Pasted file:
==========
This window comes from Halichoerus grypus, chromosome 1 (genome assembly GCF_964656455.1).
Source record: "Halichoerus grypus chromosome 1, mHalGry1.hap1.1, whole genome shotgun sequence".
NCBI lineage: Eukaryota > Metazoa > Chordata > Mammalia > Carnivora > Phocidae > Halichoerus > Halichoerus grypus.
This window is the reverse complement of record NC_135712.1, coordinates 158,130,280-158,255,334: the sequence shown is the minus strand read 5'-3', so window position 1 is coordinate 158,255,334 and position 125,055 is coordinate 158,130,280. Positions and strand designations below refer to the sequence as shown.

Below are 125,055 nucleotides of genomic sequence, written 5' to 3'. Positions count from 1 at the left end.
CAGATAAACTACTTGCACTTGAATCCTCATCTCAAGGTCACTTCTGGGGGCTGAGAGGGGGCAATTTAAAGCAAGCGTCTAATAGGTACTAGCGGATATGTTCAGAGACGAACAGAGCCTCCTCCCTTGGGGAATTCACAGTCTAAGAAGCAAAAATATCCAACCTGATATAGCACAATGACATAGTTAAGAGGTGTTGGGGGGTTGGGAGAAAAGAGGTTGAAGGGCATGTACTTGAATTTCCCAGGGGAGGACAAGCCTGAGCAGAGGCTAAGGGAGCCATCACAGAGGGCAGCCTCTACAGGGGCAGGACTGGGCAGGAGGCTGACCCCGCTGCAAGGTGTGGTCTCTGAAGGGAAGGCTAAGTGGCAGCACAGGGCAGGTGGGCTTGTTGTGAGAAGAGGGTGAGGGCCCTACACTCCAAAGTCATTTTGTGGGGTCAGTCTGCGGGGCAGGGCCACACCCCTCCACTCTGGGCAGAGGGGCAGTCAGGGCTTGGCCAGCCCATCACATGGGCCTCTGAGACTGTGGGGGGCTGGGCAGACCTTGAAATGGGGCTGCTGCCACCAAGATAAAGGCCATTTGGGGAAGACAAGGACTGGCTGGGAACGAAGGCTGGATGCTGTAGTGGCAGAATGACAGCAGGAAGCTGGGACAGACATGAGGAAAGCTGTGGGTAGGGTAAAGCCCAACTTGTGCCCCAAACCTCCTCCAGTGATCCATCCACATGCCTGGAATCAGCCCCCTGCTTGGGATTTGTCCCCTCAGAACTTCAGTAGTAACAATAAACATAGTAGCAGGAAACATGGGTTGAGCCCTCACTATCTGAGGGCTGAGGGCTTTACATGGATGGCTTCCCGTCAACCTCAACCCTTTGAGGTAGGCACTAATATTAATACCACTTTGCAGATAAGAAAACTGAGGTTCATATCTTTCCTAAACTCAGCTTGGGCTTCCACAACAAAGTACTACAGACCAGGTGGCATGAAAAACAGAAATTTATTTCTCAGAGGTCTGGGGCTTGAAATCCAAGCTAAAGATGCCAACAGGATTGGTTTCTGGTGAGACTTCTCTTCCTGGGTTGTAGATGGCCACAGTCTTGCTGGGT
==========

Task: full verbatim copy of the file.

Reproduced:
This window comes from Halichoerus grypus, chromosome 1 (genome assembly GCF_964656455.1).
Source record: "Halichoerus grypus chromosome 1, mHalGry1.hap1.1, whole genome shotgun sequence".
NCBI lineage: Eukaryota > Metazoa > Chordata > Mammalia > Carnivora > Phocidae > Halichoerus > Halichoerus grypus.
This window is the reverse complement of record NC_135712.1, coordinates 158,130,280-158,255,334: the sequence shown is the minus strand read 5'-3', so window position 1 is coordinate 158,255,334 and position 125,055 is coordinate 158,130,280. Positions and strand designations below refer to the sequence as shown.

Below are 125,055 nucleotides of genomic sequence, written 5' to 3'. Positions count from 1 at the left end.
CAGATAAACTACTTGCACTTGAATCCTCATCTCAAGGTCACTTCTGGGGGCTGAGAGGGGGCAATTTAAAGCAAGCGTCTAATAGGTACTAGCGGATATGTTCAGAGACGAACAGAGCCTCCTCCCTTGGGGAATTCACAGTCTAAGAAGCAAAAATATCCAACCTGATATAGCACAATGACATAGTTAAGAGGTGTTGGGGGGTTGGGAGAAAAGAGGTTGAAGGGCATGTACTTGAATTTCCCAGGGGAGGACAAGCCTGAGCAGAGGCTAAGGGAGCCATCACAGAGGGCAGCCTCTACAGGGGCAGGACTGGGCAGGAGGCTGACCCCGCTGCAAGGTGTGGTCTCTGAAGGGAAGGCTAAGTGGCAGCACAGGGCAGGTGGGCTTGTTGTGAGAAGAGGGTGAGGGCCCTACACTCCAAAGTCATTTTGTGGGGTCAGTCTGCGGGGCAGGGCCACACCCCTCCACTCTGGGCAGAGGGGCAGTCAGGGCTTGGCCAGCCCATCACATGGGCCTCTGAGACTGTGGGGGGCTGGGCAGACCTTGAAATGGGGCTGCTGCCACCAAGATAAAGGCCATTTGGGGAAGACAAGGACTGGCTGGGAACGAAGGCTGGATGCTGTAGTGGCAGAATGACAGCAGGAAGCTGGGACAGACATGAGGAAAGCTGTGGGTAGGGTAAAGCCCAACTTGTGCCCCAAACCTCCTCCAGTGATCCATCCACATGCCTGGAATCAGCCCCCTGCTTGGGATTTGTCCCCTCAGAACTTCAGTAGTAACAATAAACATAGTAGCAGGAAACATGGGTTGAGCCCTCACTATCTGAGGGCTGAGGGCTTTACATGGATGGCTTCCCGTCAACCTCAACCCTTTGAGGTAGGCACTAATATTAATACCACTTTGCAGATAAGAAAACTGAGGTTCATATCTTTCCTAAACTCAGCTTGGGCTTCCACAACAAAGTACTACAGACCAGGTGGCATGAAAAACAGAAATTTATTTCTCAGAGGTCTGGGGCTTGAAATCCAAGCTAAAGATGCCAACAGGATTGGTTTCTGGTGAGACTTCTCTTCCTGGGTTGTAGATGGCCACAGTCTTGCTGGGT